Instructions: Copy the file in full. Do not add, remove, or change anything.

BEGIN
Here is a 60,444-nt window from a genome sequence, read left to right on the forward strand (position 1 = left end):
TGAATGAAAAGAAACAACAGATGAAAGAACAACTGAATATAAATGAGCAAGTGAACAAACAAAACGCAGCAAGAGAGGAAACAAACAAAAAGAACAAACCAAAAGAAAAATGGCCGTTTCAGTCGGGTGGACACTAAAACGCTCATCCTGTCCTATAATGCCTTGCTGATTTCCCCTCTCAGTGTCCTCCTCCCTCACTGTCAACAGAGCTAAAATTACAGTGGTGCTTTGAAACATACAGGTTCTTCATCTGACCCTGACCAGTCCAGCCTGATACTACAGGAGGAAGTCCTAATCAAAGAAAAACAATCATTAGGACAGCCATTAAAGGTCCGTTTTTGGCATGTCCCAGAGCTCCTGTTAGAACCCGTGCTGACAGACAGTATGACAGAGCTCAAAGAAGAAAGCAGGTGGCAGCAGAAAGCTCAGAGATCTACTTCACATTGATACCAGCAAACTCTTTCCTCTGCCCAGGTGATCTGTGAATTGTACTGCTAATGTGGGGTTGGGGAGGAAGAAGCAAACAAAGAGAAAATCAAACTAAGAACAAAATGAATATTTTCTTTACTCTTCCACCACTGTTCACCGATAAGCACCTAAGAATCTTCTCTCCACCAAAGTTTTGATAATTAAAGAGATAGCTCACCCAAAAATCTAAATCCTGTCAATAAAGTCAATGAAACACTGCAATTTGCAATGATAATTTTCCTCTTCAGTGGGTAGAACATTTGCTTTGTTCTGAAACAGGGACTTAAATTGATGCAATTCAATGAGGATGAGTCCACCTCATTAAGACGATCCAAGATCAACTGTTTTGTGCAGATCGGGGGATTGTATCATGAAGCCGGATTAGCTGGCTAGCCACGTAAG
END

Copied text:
Here is a 60,444-nt window from a genome sequence, read left to right on the forward strand (position 1 = left end):
TGAATGAAAAGAAACAACAGATGAAAGAACAACTGAATATAAATGAGCAAGTGAACAAACAAAACGCAGCAAGAGAGGAAACAAACAAAAAGAACAAACCAAAAGAAAAATGGCCGTTTCAGTCGGGTGGACACTAAAACGCTCATCCTGTCCTATAATGCCTTGCTGATTTCCCCTCTCAGTGTCCTCCTCCCTCACTGTCAACAGAGCTAAAATTACAGTGGTGCTTTGAAACATACAGGTTCTTCATCTGACCCTGACCAGTCCAGCCTGATACTACAGGAGGAAGTCCTAATCAAAGAAAAACAATCATTAGGACAGCCATTAAAGGTCCGTTTTTGGCATGTCCCAGAGCTCCTGTTAGAACCCGTGCTGACAGACAGTATGACAGAGCTCAAAGAAGAAAGCAGGTGGCAGCAGAAAGCTCAGAGATCTACTTCACATTGATACCAGCAAACTCTTTCCTCTGCCCAGGTGATCTGTGAATTGTACTGCTAATGTGGGGTTGGGGAGGAAGAAGCAAACAAAGAGAAAATCAAACTAAGAACAAAATGAATATTTTCTTTACTCTTCCACCACTGTTCACCGATAAGCACCTAAGAATCTTCTCTCCACCAAAGTTTTGATAATTAAAGAGATAGCTCACCCAAAAATCTAAATCCTGTCAATAAAGTCAATGAAACACTGCAATTTGCAATGATAATTTTCCTCTTCAGTGGGTAGAACATTTGCTTTGTTCTGAAACAGGGACTTAAATTGATGCAATTCAATGAGGATGAGTCCACCTCATTAAGACGATCCAAGATCAACTGTTTTGTGCAGATCGGGGGATTGTATCATGAAGCCGGATTAGCTGGCTAGCCACGTAAG